The project proposal we developed was aimed at NASA's SIMPLEx secondary mission program, with a cost cap of $55 million dollars (though we broke through that!). For this, I would want to do the mission for maximum science return, rather than on a budget.

    So this mission would still include an orbiter, but with a few changes. It would be in a low Lunar orbit similar to the LRO to get good data return from the GPR. Of course the location of the periapsis would be moved to be over the mare, maximizing the quality of the data in that region. The orbiter would be much larger than the ESPA class smallsat we used in class, and would include both a LIDAR instrument to get confirmation on the height of the surface and a camera to take high resolution photos of the surface. There would be additional communications hardware on the orbiter that can serve as a relay for surface missions, which will come in handy for the rover I have planned. The orbiter also serves as a command and service module for the rover during transit.

    Though the orbiter would be scaled up in this scenario, the rover and its new technology is where the bulk of the money would be spent. There are several locations on the Lunar surface where there are "skylights," or places where we think lava tubes have collapsed a little bit. One of these skylights would be the target for the rover. Using a skycrane style landing mechanism, a two part rover would land in the skylight.

    Part one would be the base station, and may not necessarily be mobile. This part would contain power generation, likely solar panels, as well as communications to relay back to orbit.

    Part two contains the science instruments and is definitely mobile. Its job is to take rock samples and photos of the lava tubes to gain more information about them. It has an umbilical back to the base station for power and communication, since if it goes into the lava tube there will be no sunlight, and carrying a RTG on a mission like this seems unlikely. Depending on final cost, this may get descoped to a solar powered lander and a rover which is powered by primary batteries, but I think with a billion dollars it should be possible to get an umbilical developed.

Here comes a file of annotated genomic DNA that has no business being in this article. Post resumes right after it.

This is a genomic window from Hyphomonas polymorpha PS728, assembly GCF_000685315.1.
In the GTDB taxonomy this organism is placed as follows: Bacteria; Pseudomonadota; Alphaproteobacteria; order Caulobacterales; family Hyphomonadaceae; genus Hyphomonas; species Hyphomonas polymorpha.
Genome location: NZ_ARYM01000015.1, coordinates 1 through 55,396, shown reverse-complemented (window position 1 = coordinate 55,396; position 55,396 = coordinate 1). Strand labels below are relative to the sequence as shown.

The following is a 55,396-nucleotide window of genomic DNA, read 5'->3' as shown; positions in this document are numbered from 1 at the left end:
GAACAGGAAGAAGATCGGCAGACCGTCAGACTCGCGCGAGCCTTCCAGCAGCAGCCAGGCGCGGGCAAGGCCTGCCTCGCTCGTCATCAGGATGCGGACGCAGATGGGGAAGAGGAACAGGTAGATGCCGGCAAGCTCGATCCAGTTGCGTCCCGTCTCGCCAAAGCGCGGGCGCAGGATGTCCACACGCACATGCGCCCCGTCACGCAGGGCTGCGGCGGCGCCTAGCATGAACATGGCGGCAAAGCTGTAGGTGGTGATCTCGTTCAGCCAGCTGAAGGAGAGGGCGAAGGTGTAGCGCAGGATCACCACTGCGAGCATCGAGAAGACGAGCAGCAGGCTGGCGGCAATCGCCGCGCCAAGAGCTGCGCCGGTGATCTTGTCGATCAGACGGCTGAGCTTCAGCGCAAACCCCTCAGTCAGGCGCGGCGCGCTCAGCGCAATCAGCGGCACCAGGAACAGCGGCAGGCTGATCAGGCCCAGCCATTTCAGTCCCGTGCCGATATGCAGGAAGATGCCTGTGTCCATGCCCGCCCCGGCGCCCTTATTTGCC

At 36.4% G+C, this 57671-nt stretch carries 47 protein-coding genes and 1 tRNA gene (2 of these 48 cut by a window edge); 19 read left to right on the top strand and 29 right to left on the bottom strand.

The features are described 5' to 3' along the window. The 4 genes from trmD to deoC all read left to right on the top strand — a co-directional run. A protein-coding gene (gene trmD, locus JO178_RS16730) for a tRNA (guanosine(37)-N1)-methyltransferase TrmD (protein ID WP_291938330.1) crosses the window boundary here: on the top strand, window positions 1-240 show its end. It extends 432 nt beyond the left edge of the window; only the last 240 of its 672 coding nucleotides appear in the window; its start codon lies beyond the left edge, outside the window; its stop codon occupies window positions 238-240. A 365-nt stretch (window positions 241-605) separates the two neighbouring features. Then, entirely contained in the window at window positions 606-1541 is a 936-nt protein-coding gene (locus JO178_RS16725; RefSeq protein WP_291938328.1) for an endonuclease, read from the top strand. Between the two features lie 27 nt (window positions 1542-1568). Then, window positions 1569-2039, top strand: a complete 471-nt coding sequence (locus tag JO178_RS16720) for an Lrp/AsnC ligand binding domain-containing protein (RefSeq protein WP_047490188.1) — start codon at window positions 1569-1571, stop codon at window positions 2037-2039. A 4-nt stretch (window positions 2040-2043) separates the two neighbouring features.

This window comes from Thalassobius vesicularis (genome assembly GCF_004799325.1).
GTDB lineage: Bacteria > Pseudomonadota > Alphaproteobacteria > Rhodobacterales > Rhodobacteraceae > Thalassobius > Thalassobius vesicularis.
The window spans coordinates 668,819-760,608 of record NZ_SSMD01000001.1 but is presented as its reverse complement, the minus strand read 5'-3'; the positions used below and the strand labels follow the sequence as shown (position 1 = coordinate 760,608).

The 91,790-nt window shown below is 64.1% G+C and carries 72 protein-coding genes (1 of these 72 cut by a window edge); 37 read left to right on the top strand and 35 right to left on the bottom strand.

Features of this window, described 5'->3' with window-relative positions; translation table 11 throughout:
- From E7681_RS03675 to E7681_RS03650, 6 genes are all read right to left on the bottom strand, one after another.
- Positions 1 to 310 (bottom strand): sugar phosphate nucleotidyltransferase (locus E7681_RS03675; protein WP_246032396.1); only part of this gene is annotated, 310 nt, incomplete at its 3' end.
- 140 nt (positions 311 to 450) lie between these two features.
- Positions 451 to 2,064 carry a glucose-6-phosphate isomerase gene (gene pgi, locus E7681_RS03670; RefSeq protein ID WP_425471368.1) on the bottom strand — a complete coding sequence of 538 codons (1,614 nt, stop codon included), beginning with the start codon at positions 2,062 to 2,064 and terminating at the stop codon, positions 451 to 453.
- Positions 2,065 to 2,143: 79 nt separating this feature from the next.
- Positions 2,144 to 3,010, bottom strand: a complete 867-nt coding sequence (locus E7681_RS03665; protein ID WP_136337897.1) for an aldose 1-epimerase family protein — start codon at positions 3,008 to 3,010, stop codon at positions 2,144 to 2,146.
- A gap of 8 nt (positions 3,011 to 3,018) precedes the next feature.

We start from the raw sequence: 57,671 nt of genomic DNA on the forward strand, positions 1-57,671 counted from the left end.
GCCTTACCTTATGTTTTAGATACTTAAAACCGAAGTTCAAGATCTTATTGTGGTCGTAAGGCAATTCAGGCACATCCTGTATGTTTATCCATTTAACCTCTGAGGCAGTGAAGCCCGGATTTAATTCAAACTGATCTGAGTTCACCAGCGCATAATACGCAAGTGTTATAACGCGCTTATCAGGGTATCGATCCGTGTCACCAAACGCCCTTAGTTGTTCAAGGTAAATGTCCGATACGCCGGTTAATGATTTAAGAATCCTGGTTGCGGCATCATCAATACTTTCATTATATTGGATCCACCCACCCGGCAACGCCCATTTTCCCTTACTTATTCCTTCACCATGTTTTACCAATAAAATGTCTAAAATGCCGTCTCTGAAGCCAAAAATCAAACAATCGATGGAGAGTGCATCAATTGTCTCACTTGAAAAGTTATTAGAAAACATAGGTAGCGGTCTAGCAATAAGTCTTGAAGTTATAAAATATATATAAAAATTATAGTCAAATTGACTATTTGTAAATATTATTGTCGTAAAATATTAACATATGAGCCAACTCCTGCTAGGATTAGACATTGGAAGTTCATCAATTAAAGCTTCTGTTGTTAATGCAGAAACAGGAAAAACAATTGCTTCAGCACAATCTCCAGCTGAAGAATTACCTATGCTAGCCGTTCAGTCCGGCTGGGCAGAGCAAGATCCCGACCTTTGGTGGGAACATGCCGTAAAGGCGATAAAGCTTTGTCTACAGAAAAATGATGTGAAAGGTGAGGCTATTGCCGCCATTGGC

In terms of propulsion and mission plan, things are pretty standard here. A direct, Apollo style transfer is in order, since we don't have any special mission requirements like GRAIL did to need one of those fancy ballistic lunar transfers. Hopefully we can get a Falcon Heavy type launch vehicle to toss us on a Lunar intercept trajectory, from there capture as well as station keeping for the orbiter and landing for the rover should be something that a conventional hypergolic propellant like hydrazine can handle. Might need to be a bipropellant depending on mass and cost constraints, but of course I'd have to do the engineering to know.

    And most importantly, every mission needs a name! I think Hestia would be a good name for the overall mission, since that is the Greek goddess of the home and hearth, appropriate for a mission that could be finding a Lunar home for humanity. Naming the individual spacecraft would probably use variations on hearth and fire, since those are Hestia's symbols.

    I think the precision landing and use of the umbilical are definitely the biggest technical and mission risks. However, because of the environment, I don't really think there is a cheaper or safer way to get inside the lava tubes and collect data. Whether or not doing that is strictly necessary is another question, but I think it is cool at the very least :)

    11 votes